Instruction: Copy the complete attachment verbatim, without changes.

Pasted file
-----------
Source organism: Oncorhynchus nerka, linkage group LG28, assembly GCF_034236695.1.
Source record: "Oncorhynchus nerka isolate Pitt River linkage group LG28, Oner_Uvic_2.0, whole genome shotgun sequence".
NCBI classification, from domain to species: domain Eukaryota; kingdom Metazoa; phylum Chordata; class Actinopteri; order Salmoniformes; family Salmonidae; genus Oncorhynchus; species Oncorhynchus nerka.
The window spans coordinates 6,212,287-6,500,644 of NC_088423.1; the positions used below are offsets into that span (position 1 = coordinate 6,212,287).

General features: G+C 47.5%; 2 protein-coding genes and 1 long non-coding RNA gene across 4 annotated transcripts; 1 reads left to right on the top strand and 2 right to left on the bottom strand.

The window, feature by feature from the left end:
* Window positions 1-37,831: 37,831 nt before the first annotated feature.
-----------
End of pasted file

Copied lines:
Source organism: Oncorhynchus nerka, linkage group LG28, assembly GCF_034236695.1.
Source record: "Oncorhynchus nerka isolate Pitt River linkage group LG28, Oner_Uvic_2.0, whole genome shotgun sequence".
NCBI classification, from domain to species: domain Eukaryota; kingdom Metazoa; phylum Chordata; class Actinopteri; order Salmoniformes; family Salmonidae; genus Oncorhynchus; species Oncorhynchus nerka.
The window spans coordinates 6,212,287-6,500,644 of NC_088423.1; the positions used below are offsets into that span (position 1 = coordinate 6,212,287).

General features: G+C 47.5%; 2 protein-coding genes and 1 long non-coding RNA gene across 4 annotated transcripts; 1 reads left to right on the top strand and 2 right to left on the bottom strand.

The window, feature by feature from the left end:
* Window positions 1-37,831: 37,831 nt before the first annotated feature.